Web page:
Waterstones Bucks Bookstore Bust, Plans Preeminent Palace of Books

15548694470_eddc929a41_hUK bookstores may be closing right and left, but that hasn't deterred Waterstones. The UK's last remaining major bookstore chain has announced plans to open a flagship store in London:

The UK’s only remaining specialist national book chain will open the 7,000 square foot shop on London’s the capital’s Tottenham Court Road in October. Its doors will be open in time for “Super Thursday” – 8 October – when publishers begin their assault on the Christmas market, and this year a staggering 503 new titles will be vying for readers’ attention.

News of the opening sent an “encouraging signal out to the book community”, said Tim Godfray, chief executive of the Booksellers Association. He was “delighted” by the news, as the book retail sector had been badly affected over the past nine years “by the power and dominance of Amazon”, online physical book sales and ebooks.

It's a bold move for Waterstones. With ever rising rents and with more book sales moving online each year, Waterstones is a taking a huge risk.  They're also betting that the age of the big box bookstore isn't over.

Given that 48 bookstore closed in the UK last year and 67 closed in 2013, they're probably taking the wrong side of that bet - assuming, that is, that Waterstones new store could accurately be termed a bookstore.

Many of what we now call bookstores arguably no longer deserve the name. Books take up a minority of the square footage in some bookstores, with the rest used for music, the cafe, gifts and events. My local Barnes & Noble, for example, has a huge music dept and a good sized cafe.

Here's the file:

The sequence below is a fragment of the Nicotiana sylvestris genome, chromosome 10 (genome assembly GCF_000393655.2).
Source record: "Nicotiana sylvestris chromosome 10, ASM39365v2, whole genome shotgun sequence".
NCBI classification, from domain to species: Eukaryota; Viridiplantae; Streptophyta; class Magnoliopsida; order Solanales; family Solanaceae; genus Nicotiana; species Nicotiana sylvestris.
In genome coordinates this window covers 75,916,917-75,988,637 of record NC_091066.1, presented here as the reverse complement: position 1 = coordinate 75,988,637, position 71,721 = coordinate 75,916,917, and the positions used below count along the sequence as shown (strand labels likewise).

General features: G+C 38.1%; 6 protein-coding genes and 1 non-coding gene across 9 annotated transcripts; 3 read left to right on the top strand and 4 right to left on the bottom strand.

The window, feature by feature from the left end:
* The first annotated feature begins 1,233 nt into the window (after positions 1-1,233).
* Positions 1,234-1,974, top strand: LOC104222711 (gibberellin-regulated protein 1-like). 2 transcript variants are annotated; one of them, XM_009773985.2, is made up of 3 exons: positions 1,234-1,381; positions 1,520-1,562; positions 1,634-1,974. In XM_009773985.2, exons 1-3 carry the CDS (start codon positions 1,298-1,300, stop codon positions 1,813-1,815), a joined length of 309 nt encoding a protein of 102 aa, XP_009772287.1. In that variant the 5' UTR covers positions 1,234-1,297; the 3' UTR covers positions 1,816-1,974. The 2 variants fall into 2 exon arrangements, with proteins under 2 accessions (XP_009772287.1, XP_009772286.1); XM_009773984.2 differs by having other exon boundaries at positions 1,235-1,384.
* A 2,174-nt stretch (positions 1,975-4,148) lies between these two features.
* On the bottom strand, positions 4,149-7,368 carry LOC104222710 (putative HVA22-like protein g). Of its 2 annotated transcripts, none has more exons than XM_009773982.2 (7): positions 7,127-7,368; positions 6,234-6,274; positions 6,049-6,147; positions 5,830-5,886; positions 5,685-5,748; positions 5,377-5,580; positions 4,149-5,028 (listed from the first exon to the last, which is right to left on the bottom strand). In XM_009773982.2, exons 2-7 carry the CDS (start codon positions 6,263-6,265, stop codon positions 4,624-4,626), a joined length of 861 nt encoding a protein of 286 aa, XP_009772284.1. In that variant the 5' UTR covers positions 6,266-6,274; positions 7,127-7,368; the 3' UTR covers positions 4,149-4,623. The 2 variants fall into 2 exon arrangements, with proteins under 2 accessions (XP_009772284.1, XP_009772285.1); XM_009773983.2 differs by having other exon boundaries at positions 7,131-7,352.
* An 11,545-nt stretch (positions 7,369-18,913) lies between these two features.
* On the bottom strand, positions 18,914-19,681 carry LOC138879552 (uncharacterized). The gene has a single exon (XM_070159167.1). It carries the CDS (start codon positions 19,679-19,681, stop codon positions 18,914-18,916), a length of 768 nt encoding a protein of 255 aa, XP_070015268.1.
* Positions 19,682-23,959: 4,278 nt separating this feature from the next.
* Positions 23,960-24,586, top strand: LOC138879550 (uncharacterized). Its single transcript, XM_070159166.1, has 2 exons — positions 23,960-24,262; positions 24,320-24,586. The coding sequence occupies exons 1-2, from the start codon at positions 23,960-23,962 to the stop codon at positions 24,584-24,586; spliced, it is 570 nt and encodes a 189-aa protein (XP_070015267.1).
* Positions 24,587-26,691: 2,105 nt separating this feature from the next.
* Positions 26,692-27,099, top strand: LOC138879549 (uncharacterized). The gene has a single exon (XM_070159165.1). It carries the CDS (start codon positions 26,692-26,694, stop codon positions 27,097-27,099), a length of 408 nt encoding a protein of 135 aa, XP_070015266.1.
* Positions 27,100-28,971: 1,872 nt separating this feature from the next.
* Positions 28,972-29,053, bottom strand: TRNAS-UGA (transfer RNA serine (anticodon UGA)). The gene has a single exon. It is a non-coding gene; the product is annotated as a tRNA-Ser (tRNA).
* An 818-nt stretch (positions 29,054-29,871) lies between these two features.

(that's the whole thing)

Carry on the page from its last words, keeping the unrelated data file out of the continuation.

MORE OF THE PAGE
There's also Eslite, which opened a three-story bookstore in Hong Kong in 2012. That location sells so many other goods besides books that it ended up being called a cultural hub.

And let's not forget Foyle's which moved into a 40,000 square foot store last summer. The Tottenham Court Road superstore is actually spread between a couple buildings and features a cafe, purpose-built gallery and events space, space to host concerts, an informal double-height auditorium, and 6.4km of shelves.

That space is so huge and serves so many purposes that it stretches the term bookstore to the point that it no longer fits. (I think cultural hub works better, don't you?)

If Waterstones follows the trend and opens a store where most of the floor space is not devoted to books, should it still be called a bookstore?

image by tonymonblat

About Nate Hoffelder (11594 Articles)
Nate Hoffelder is the founder and editor of The Digital Reader:"I've been into reading ebooks since forever, but I only got my first ereader in July 2007. Everything quickly spiraled out of control from there. Before I started this blog in January 2010 I covered ebooks, ebook readers, and digital publishing for about 2 years as a part of MobileRead Forums. It's a great community, and being a member is a joy. But I thought I could make something out of how I covered the news for MobileRead, so I started this blog."

3 Comments on Waterstones Bucks Bookstore Bust, Plans Preeminent Palace of Books

  1. On the same logic we should have stopped calling Amazon an online bookstore many years ago.

  2. I visited Lewes in Kent, UK yesterday and a town with 19,000 people had six dedicated bookstores (2 indies, 2 used, 2 chain). Yes some had cafes (like the water stone) but 80-90 of the floor space was books. I almost cried with embarrassment for DC.

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